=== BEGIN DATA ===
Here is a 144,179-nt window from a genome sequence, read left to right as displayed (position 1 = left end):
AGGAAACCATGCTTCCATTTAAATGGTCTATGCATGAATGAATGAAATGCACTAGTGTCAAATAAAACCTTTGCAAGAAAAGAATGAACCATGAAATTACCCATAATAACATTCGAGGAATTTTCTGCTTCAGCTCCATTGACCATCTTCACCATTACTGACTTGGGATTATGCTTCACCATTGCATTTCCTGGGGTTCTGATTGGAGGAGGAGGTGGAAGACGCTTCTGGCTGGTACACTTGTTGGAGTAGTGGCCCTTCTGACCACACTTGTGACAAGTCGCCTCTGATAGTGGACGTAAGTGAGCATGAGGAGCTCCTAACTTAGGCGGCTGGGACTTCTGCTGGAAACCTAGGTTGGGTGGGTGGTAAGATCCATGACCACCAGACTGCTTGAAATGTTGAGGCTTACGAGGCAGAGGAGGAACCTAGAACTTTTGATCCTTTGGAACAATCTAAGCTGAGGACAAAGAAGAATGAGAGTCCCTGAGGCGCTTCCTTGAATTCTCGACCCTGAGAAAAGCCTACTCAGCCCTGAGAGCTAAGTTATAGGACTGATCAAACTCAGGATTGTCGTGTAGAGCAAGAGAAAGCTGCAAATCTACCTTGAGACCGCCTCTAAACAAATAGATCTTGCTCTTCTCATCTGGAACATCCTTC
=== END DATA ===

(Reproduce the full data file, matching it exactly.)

Here is a 144,179-nt window from a genome sequence, read left to right as displayed (position 1 = left end):
AGGAAACCATGCTTCCATTTAAATGGTCTATGCATGAATGAATGAAATGCACTAGTGTCAAATAAAACCTTTGCAAGAAAAGAATGAACCATGAAATTACCCATAATAACATTCGAGGAATTTTCTGCTTCAGCTCCATTGACCATCTTCACCATTACTGACTTGGGATTATGCTTCACCATTGCATTTCCTGGGGTTCTGATTGGAGGAGGAGGTGGAAGACGCTTCTGGCTGGTACACTTGTTGGAGTAGTGGCCCTTCTGACCACACTTGTGACAAGTCGCCTCTGATAGTGGACGTAAGTGAGCATGAGGAGCTCCTAACTTAGGCGGCTGGGACTTCTGCTGGAAACCTAGGTTGGGTGGGTGGTAAGATCCATGACCACCAGACTGCTTGAAATGTTGAGGCTTACGAGGCAGAGGAGGAACCTAGAACTTTTGATCCTTTGGAACAATCTAAGCTGAGGACAAAGAAGAATGAGAGTCCCTGAGGCGCTTCCTTGAATTCTCGACCCTGAGAAAAGCCTACTCAGCCCTGAGAGCTAAGTTATAGGACTGATCAAACTCAGGATTGTCGTGTAGAGCAAGAGAAAGCTGCAAATCTACCTTGAGACCGCCTCTAAACAAATAGATCTTGCTCTTCTCATCTGGAACATCCTTC